7. Chapter 2 The Lives of Poems, 1653–63
    (pp. 45-76)

    Johannes Georg Graevius remembered well his first experience of Pierre-Daniel Huet’s poetry. In the early 1650s, he was attending a scholarly gathering at the Musaeum in Amsterdam. Alexander Morus presented a long poem in the style of Lucretius, claiming that no one had ever imitated the ancient poet’s style as perfectly. When Morus finished, Graevius exclaimed how wonderful it was that Morus had shared these poetic riches—an excited demonstration of good taste that perhaps convinced the assembly to accept Graevius into their company. Graevius also pledged to seek permission to publish it so others could savor its pleasures. The...

  8. Chapter 3 The Empire of Women, 1651–89
    (pp. 77-113)

    “When you set to work, you work for the learned; when you amuse yourself and relax, you work for us, and you do not disdain our sex.”¹ With these words, the Marquise de Lambert thanked Huet for sharing his novelDiane de Castroand for giving her a copy of his treatise on novels. Huet composedDiane de Castro, ou le faux Incawhen he was twenty-five, and decades passed before he permitted anyone to read it. The marquise probably composed her note early in the eighteenth century.² Certainly, the letter struck a nostalgic tone. Believing that literary taste had...

  9. Chapter 4 The Gate of Ivory, 1646–90
    (pp. 114-143)

    Pierre-Daniel Huet reminded readers of theDemonstratio evangelica(1679) that there were two ways of acquiring knowledge: The human means of reason and the senses and the divine way of faith. He compared them to the gates Aeneas confronted when leaving the underworld: the Gate of Horn, through which “true shades” passed, and the Gate of Ivory, reserved for the exit of “false dreams.”¹ “Obscure, doubtful and deceptive,” the human way of knowing was like the ivory gate. “The infinite questions and tricks of philosophers” made it impassable, and it yielded only uncertain truth. But the divine way of horn...

  10. Chapter 5 Defending Parnassus, 1666–92
    (pp. 144-183)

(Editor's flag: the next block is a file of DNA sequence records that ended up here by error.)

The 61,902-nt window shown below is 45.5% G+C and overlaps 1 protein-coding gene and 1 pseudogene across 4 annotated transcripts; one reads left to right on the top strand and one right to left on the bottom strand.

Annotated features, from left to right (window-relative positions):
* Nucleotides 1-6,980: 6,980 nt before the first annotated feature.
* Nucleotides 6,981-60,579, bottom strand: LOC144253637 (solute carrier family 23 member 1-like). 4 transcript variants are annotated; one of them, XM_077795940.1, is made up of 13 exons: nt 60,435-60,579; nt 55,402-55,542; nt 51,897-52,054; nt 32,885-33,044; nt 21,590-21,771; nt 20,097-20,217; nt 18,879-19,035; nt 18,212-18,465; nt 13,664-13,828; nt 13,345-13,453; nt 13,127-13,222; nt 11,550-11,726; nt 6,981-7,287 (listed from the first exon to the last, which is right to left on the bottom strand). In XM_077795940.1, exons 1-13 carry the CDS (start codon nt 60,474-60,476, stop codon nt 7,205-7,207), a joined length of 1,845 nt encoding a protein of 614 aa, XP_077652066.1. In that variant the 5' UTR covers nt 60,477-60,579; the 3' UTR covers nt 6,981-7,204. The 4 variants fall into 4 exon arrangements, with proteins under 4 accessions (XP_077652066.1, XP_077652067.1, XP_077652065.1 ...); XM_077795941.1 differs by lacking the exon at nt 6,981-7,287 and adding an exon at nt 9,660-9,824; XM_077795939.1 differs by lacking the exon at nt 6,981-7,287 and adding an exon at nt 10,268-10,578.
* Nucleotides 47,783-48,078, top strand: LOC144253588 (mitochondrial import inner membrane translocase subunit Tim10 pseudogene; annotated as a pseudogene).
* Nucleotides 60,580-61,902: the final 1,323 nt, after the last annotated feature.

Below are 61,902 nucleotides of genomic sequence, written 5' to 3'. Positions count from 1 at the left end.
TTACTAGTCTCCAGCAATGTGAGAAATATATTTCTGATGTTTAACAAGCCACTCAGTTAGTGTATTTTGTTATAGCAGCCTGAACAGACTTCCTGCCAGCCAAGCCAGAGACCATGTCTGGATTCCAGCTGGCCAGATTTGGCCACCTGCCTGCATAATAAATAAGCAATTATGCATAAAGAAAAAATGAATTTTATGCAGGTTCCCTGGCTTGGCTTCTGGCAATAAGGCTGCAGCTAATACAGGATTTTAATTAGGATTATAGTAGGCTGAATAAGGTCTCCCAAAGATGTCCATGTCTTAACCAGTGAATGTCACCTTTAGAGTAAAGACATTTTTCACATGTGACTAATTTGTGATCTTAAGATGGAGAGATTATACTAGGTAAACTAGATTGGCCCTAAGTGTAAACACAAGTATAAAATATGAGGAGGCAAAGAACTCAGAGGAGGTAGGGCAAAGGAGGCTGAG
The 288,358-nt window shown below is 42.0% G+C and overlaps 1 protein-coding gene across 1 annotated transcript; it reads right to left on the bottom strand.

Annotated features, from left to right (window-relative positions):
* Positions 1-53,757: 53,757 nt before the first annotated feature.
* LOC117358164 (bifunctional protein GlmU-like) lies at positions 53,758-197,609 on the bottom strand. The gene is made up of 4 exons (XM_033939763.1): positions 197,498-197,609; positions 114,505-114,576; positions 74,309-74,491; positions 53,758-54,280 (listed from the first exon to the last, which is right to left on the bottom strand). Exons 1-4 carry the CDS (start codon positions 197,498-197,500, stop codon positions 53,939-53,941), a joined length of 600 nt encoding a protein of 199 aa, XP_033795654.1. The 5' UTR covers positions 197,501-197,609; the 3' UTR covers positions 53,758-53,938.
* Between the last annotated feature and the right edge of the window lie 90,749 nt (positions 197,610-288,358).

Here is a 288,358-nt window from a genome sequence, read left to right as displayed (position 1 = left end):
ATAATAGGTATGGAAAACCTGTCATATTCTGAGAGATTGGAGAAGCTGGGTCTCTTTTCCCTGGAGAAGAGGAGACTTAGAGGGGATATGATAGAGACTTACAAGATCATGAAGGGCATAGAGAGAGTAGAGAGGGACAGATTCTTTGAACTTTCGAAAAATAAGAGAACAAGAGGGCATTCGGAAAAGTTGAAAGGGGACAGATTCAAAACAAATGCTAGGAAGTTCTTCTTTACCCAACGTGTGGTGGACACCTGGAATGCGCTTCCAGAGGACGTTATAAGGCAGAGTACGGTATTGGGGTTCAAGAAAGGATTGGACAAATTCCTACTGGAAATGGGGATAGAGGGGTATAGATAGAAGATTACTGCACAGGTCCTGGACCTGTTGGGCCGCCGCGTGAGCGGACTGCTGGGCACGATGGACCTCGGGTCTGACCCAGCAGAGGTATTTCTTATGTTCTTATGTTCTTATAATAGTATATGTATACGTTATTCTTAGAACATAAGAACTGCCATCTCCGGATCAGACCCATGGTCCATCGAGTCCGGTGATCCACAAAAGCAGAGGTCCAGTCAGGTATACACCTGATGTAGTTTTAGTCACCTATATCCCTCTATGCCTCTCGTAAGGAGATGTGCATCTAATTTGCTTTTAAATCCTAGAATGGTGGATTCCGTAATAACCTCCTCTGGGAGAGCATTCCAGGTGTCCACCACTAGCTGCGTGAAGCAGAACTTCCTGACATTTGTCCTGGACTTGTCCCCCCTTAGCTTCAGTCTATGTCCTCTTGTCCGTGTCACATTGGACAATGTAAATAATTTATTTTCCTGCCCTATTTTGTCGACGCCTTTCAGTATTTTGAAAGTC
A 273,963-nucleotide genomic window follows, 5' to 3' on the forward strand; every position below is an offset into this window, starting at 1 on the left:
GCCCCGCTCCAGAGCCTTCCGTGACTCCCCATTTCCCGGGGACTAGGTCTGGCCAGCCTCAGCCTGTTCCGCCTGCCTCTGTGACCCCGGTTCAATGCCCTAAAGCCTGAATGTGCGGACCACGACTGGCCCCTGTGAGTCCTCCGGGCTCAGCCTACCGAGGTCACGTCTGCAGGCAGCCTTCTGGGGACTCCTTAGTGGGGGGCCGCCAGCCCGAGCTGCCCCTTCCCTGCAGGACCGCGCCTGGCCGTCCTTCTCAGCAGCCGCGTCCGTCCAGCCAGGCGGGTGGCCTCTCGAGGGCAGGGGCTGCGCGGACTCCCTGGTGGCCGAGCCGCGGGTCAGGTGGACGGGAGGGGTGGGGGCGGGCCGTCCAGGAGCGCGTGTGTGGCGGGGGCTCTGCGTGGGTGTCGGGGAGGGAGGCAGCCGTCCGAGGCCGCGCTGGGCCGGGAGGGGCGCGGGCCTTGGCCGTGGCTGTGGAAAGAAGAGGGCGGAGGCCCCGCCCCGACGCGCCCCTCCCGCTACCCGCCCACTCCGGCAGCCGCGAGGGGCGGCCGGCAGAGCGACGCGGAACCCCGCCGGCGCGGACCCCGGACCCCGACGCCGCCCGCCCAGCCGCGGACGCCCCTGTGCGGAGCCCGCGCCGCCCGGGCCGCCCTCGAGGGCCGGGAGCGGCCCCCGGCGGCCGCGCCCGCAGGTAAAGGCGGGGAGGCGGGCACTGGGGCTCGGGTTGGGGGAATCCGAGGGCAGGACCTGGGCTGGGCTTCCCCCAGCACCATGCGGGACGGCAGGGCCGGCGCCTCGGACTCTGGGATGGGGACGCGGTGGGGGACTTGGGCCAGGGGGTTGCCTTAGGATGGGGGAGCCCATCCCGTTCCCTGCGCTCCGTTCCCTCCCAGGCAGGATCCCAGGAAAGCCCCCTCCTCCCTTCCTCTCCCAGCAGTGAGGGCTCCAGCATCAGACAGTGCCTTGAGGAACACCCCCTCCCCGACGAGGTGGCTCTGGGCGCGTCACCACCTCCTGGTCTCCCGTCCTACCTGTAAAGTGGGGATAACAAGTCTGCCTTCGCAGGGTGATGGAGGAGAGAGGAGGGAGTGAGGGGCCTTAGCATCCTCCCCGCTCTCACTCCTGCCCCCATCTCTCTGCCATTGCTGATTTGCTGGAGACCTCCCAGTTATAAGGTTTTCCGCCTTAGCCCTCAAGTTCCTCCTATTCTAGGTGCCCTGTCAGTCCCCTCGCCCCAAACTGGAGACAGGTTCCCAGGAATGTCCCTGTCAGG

In 1700, Pierre-Daniel Huet, the Bishop of Avranches, attained a dubious distinction: French authorities seized a copy of hisNouveaux mémoires pour servir à l’histoire du cartésianismein a cache of nearly forty contraband books in Paris.¹ While the short satire stood out in a collection composed mostly of theological polemics, the seizure itself was typical. During the final decades of the seventeenth century, ancien régime censorship was at its most rigorous.² But why would Huet publish (or permit to be published) any work illegally, especially one as anomalous among his works as a vernacular satire? Because Edme Pirot, the...

  11. Conclusion: A Dialogue with the Future
    (pp. 184-190)

    In 1751, the first volumes of theEncyclopédiebegan to appear; the last would roll off the presses twenty years later, surviving violent criticism and clearing the hurdles of official censorship. What began as a modest commercial venture swelled to twenty-eight folio volumes. It contained tens of thousands of articles by more than 150 authors, accompanied by thousands of meticulously rendered illustrations that detailed everything from brain surgery to pin making, from sewing garments to the proportions of the Belvedere Apollo.

    TheEncyclopédieis regarded as one of the Enlightenment’s greatest achievements. It was also a manifesto of the self-described...

  12. Notes
    (pp. 191-238)
  13. Selected Bibliography
    (pp. 239-256)
  14. Index
    (pp. 257-264)
  15. Back Matter
    (pp. 265-265)